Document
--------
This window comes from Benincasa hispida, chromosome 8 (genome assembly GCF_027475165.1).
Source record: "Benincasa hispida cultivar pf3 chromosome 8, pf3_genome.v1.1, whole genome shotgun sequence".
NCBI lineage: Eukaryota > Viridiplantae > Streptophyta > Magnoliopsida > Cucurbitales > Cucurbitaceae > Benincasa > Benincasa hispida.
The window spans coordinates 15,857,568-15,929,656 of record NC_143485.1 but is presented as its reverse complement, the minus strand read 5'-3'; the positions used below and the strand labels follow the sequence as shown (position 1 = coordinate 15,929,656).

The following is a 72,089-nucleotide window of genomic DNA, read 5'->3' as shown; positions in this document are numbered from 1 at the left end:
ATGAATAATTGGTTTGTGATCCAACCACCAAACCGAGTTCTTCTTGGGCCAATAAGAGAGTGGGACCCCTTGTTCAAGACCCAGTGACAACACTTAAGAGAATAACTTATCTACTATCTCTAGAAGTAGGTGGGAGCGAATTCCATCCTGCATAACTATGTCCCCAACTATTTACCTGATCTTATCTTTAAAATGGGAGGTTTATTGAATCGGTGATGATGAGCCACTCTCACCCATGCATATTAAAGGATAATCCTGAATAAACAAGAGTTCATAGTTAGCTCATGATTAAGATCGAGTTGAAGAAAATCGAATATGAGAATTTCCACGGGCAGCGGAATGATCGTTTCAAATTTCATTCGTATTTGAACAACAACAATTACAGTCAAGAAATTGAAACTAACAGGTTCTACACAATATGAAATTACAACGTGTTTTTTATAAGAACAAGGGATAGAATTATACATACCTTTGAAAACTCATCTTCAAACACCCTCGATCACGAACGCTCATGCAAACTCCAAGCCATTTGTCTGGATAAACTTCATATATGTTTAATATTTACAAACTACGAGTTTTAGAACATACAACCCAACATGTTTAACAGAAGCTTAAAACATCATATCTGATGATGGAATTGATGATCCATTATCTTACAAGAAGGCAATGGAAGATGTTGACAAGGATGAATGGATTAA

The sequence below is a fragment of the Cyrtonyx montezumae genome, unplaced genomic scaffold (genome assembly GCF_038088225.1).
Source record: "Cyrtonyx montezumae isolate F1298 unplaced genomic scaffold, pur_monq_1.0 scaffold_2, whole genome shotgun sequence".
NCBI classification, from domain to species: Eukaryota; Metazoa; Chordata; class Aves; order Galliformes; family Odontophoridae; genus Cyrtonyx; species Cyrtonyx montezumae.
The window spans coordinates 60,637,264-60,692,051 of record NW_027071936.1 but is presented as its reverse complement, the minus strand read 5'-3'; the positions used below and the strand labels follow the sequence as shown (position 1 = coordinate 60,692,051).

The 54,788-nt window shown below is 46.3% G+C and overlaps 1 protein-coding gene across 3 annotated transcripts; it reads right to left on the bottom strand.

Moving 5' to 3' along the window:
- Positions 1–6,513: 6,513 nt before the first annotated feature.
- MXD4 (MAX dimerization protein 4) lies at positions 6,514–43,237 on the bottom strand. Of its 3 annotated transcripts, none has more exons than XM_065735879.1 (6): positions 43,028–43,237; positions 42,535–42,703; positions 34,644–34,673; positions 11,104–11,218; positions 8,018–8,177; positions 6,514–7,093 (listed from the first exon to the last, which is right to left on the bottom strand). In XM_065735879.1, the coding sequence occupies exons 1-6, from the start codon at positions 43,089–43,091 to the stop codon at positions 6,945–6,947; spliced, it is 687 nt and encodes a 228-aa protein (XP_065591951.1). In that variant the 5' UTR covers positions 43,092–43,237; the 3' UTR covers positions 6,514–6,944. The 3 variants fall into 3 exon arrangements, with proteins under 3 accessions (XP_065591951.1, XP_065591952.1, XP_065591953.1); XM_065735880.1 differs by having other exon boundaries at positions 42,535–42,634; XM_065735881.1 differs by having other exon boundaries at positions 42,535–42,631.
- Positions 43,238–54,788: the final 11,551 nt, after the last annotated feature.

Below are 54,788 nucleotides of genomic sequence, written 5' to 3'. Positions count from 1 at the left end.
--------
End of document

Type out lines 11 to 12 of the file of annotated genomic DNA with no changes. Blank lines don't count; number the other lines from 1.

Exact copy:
The 54,788-nt window shown below is 46.3% G+C and overlaps 1 protein-coding gene across 3 annotated transcripts; it reads right to left on the bottom strand.

Moving 5' to 3' along the window: